When you should visit the Accident & Emergency (A&E) department, and why


There have been several instances when patients go through the hassle of visiting a general practitioner (GP) or nearby polyclinic before being referred to the emergency department, which delays treatment and can sometimes put them at serious health risk.

It is important to know the types of medical support you can receive at the A&E in order to make a sound and informed decision when faced with a medical emergency in future.

Here’s why it may be better to head straight to the emergency department if you are showing symptoms that are more than just a simple flu or mild fever:

1. The A&E has the resources to provide urgent assessment and treatment of medical conditions

A patient that is unwell and experiencing symptoms such as chest pain should be sent to the A&E immediately. This could be the onset of a heart attack, which requires a doctor or a nurse at the emergency department to assess and treat the patient immediately.

Compared to a GP clinic, the emergency department has the resources to conduct thorough clinical examinations and apply the appropriate treatment for the patient.

These are some medical services that are only available at the A&E:

  • Injuries which would require investigations like x-rays or scans (e.g. fractures, sprains, etc.)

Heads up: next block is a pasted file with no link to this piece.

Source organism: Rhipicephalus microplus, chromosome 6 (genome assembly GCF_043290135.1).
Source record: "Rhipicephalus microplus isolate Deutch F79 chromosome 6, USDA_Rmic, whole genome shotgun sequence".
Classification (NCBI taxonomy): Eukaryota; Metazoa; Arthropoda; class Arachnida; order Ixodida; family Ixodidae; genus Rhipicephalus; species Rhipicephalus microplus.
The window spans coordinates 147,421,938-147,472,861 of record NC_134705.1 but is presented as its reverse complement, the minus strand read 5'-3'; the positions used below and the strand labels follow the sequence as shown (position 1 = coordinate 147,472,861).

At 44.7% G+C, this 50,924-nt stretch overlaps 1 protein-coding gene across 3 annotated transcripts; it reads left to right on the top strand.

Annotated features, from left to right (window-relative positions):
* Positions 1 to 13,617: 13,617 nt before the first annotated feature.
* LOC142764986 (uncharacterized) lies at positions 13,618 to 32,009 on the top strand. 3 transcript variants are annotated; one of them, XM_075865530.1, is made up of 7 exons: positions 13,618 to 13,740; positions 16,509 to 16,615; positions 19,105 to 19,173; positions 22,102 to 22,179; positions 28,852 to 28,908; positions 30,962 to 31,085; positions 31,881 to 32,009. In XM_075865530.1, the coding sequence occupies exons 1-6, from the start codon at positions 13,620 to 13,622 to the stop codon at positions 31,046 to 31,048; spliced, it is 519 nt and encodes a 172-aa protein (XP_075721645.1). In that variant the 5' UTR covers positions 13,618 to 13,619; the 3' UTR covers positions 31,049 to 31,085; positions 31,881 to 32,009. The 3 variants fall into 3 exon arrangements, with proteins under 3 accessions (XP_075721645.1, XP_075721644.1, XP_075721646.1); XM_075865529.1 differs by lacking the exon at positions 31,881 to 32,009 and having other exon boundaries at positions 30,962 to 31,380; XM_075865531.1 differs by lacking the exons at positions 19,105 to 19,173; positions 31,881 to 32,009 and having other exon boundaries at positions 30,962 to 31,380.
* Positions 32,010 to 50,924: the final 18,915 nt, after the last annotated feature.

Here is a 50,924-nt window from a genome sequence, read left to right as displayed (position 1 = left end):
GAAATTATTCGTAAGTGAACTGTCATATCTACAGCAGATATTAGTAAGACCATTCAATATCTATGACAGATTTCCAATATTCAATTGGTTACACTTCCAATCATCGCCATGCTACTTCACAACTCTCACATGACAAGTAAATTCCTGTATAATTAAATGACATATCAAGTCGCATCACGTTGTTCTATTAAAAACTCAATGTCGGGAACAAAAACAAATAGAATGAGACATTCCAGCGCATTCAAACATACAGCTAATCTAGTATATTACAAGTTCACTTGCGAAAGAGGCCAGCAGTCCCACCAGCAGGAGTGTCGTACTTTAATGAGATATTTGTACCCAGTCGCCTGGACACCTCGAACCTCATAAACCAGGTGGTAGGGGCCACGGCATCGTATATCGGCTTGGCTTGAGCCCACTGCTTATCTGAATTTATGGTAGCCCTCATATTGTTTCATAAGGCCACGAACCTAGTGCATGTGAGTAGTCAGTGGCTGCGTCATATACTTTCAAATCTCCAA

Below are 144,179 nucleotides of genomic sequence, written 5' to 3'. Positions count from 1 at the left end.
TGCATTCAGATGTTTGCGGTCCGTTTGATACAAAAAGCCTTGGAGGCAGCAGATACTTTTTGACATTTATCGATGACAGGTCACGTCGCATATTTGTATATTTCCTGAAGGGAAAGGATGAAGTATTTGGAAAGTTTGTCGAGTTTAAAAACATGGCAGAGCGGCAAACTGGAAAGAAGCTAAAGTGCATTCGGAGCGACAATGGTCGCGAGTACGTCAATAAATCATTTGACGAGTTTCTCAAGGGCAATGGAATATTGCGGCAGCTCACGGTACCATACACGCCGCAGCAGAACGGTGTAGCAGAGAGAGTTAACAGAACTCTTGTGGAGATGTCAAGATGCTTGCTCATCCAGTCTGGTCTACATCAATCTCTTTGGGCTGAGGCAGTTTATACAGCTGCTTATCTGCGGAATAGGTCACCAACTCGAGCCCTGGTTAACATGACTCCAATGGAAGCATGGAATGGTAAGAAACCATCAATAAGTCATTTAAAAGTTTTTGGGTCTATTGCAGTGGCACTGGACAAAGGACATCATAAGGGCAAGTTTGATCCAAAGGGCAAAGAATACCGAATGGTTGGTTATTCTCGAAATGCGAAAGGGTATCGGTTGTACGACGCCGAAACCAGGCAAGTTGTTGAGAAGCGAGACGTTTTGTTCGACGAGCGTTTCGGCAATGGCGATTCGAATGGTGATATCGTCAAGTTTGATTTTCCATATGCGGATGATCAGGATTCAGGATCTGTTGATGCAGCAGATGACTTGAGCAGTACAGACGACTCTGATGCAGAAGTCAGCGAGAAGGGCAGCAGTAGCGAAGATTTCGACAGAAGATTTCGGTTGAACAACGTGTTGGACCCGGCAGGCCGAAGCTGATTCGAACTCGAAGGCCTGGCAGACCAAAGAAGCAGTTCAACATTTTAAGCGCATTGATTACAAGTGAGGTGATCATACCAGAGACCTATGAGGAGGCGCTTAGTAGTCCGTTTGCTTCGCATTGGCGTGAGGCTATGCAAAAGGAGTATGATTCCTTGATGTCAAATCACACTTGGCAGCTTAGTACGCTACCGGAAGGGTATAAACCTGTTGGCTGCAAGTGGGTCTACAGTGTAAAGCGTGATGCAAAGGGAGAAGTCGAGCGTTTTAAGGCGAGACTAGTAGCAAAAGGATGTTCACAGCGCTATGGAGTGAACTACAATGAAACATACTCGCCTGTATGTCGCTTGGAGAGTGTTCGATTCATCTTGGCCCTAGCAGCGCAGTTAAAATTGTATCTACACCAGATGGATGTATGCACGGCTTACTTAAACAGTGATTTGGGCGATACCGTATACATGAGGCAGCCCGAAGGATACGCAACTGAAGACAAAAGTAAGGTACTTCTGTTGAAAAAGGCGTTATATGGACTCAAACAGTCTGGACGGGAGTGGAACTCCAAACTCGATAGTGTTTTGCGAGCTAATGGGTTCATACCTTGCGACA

• Procedures such as stitching of wounds, draining pus from infections or resetting simple fractures
  • Investigations for acute conditions, such as blood tests
  • Interim treatments that would take a few hours, such as intravenous fluids for dengue fever

2. You can get access to a specialist quickly and receive treatment promptly

Some medical conditions require urgent attention from a specialist. Unless the patient has been directed from the A&E department, it is unlikely that he or she will receive the urgent medical attention and treatment needed from a specialist without making an appointment.

For example, for a patient whose vision is affected as a result of an injury and visits a GP first, he or she will have to make an appointment that is subject to availability.

However, if the patient had gone directly to the A&E, there will be a team of emergency specialists who can attend to the patient’s interim medical needs, and activate the eye specialist who is on standby to address such urgent and complex medical conditions, ensuring that the patient receives treatment as soon as possible.

With this said, Raffles Hospital’s Raffles24 Acute & Critical Care is well-equipped to handle medical emergencies round-the-clock every day. Besides having a team of emergency specialists to assess and manage your case, our multidisciplinary team of specialists and surgeons are also on call to attend to complex medical conditions.

Our 24-hour Acute & Critical care clinic is located on the ground floor of Raffles Hospital. Our emergency hotline is 6311 1555.

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